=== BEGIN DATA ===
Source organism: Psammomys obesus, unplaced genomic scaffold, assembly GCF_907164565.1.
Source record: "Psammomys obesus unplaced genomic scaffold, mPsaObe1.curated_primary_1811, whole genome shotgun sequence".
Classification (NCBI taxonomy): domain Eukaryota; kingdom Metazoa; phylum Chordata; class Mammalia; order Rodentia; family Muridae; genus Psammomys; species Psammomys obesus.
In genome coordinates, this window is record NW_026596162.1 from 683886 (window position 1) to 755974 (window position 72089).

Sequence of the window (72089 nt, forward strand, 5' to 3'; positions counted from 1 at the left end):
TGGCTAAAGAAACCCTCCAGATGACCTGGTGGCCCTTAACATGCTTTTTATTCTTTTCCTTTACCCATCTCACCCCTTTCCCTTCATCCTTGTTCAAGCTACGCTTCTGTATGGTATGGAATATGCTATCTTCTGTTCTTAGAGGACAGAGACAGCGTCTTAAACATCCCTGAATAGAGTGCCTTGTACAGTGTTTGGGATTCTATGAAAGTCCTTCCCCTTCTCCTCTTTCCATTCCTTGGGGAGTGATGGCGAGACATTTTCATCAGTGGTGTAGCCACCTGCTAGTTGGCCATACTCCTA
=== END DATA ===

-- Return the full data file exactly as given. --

Source organism: Psammomys obesus, unplaced genomic scaffold, assembly GCF_907164565.1.
Source record: "Psammomys obesus unplaced genomic scaffold, mPsaObe1.curated_primary_1811, whole genome shotgun sequence".
Classification (NCBI taxonomy): domain Eukaryota; kingdom Metazoa; phylum Chordata; class Mammalia; order Rodentia; family Muridae; genus Psammomys; species Psammomys obesus.
In genome coordinates, this window is record NW_026596162.1 from 683886 (window position 1) to 755974 (window position 72089).

Sequence of the window (72089 nt, forward strand, 5' to 3'; positions counted from 1 at the left end):
TGGCTAAAGAAACCCTCCAGATGACCTGGTGGCCCTTAACATGCTTTTTATTCTTTTCCTTTACCCATCTCACCCCTTTCCCTTCATCCTTGTTCAAGCTACGCTTCTGTATGGTATGGAATATGCTATCTTCTGTTCTTAGAGGACAGAGACAGCGTCTTAAACATCCCTGAATAGAGTGCCTTGTACAGTGTTTGGGATTCTATGAAAGTCCTTCCCCTTCTCCTCTTTCCATTCCTTGGGGAGTGATGGCGAGACATTTTCATCAGTGGTGTAGCCACCTGCTAGTTGGCCATACTCCTA